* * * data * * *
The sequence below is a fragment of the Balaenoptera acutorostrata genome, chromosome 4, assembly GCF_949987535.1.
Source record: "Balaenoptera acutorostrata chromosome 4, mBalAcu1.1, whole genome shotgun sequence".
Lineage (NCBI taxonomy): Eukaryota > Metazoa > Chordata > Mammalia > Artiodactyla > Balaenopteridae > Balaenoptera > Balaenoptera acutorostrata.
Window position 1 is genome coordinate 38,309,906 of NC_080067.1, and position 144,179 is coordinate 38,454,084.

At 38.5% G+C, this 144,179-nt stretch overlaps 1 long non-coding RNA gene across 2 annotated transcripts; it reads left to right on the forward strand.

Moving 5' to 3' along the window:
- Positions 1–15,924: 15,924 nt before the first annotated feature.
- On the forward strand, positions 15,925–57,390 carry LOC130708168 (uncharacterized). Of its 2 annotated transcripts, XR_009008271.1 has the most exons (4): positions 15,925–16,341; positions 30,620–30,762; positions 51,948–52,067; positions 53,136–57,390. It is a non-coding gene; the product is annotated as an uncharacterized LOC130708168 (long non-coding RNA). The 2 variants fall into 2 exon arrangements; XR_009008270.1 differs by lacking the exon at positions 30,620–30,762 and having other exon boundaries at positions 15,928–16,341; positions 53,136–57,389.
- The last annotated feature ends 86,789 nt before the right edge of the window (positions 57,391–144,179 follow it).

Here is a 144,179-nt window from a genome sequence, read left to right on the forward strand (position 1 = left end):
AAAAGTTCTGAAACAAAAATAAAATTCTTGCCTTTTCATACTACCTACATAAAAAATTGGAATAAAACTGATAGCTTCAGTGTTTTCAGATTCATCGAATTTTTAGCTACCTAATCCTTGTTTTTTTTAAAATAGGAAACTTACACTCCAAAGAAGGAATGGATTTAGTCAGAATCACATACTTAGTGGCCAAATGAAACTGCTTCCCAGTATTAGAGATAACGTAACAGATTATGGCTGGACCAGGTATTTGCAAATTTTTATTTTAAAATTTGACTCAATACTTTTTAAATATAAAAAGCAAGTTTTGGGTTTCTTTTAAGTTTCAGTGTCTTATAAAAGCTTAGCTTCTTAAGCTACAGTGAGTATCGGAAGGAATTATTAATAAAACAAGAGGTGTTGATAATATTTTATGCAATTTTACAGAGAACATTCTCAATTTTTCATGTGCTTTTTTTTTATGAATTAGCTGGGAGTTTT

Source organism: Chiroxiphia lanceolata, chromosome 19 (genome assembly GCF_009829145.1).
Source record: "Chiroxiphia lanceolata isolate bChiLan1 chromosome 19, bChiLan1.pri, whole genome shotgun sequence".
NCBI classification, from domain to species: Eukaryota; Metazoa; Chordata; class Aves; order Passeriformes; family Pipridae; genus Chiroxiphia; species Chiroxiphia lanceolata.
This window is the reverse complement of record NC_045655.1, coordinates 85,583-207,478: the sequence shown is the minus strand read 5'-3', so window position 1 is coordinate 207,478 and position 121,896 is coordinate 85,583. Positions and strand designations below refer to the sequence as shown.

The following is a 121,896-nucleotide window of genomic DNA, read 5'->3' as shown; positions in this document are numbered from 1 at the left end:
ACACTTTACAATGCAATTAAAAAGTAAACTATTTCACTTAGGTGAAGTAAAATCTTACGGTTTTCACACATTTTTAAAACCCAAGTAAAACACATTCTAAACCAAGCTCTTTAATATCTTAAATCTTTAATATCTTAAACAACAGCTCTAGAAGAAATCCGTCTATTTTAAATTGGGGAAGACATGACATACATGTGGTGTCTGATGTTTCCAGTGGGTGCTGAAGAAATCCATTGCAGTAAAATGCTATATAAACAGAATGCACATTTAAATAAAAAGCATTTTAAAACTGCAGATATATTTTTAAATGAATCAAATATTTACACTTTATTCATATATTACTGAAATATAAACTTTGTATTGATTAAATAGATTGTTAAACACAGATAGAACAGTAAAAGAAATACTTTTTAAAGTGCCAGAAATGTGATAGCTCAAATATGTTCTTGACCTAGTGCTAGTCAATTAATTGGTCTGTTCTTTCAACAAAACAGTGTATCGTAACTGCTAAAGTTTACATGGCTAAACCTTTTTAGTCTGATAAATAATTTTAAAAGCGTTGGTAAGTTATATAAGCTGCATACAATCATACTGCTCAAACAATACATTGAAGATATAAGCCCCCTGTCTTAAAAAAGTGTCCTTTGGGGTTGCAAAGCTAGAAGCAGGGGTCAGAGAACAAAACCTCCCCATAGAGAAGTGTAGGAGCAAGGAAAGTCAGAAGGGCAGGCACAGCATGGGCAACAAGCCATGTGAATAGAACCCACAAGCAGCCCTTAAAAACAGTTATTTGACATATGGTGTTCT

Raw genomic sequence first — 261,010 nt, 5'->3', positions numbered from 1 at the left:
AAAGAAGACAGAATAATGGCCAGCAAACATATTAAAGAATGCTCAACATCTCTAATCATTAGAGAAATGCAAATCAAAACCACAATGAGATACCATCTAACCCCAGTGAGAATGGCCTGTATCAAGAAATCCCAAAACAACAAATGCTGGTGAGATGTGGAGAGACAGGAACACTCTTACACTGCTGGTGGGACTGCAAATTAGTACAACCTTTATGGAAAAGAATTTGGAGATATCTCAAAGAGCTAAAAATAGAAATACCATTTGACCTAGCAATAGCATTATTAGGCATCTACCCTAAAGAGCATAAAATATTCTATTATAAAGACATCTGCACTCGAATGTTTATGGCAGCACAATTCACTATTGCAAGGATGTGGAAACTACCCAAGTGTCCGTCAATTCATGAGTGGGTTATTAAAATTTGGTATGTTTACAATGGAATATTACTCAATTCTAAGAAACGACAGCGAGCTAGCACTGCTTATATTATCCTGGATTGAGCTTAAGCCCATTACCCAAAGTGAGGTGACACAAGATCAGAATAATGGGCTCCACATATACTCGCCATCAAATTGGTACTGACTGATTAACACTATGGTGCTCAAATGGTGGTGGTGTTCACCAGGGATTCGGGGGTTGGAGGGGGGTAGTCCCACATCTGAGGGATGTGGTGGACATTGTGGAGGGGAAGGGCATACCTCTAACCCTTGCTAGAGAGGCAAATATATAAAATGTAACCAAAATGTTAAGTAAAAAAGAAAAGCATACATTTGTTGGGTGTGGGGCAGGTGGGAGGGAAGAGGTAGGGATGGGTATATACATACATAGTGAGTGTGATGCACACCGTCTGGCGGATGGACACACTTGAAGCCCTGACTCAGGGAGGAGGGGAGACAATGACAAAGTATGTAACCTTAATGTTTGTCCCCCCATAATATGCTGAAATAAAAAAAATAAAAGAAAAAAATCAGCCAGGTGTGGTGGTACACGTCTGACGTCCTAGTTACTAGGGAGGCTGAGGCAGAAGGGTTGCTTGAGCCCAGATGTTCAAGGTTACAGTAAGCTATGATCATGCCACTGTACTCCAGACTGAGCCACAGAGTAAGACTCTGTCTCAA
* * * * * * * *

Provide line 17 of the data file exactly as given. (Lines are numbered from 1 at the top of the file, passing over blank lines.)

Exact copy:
ACACTTTACAATGCAATTAAAAAGTAAACTATTTCACTTAGGTGAAGTAAAATCTTACGGTTTTCACACATTTTTAAAACCCAAGTAAAACACATTCTAAACCAAGCTCTTTAATATCTTAAATCTTTAATATCTTAAACAACAGCTCTAGAAGAAATCCGTCTATTTTAAATTGGGGAAGACATGACATACATGTGGTGTCTGATGTTTCCAGTGGGTGCTGAAGAAATCCATTGCAGTAAAATGCTATATAAACAGAATGCACATTTAAATAAAAAGCATTTTAAAACTGCAGATATATTTTTAAATGAATCAAATATTTACACTTTATTCATATATTACTGAAATATAAACTTTGTATTGATTAAATAGATTGTTAAACACAGATAGAACAGTAAAAGAAATACTTTTTAAAGTGCCAGAAATGTGATAGCTCAAATATGTTCTTGACCTAGTGCTAGTCAATTAATTGGTCTGTTCTTTCAACAAAACAGTGTATCGTAACTGCTAAAGTTTACATGGCTAAACCTTTTTAGTCTGATAAATAATTTTAAAAGCGTTGGTAAGTTATATAAGCTGCATACAATCATACTGCTCAAACAATACATTGAAGATATAAGCCCCCTGTCTTAAAAAAGTGTCCTTTGGGGTTGCAAAGCTAGAAGCAGGGGTCAGAGAACAAAACCTCCCCATAGAGAAGTGTAGGAGCAAGGAAAGTCAGAAGGGCAGGCACAGCATGGGCAACAAGCCATGTGAATAGAACCCACAAGCAGCCCTTAAAAACAGTTATTTGACATATGGTGTTCT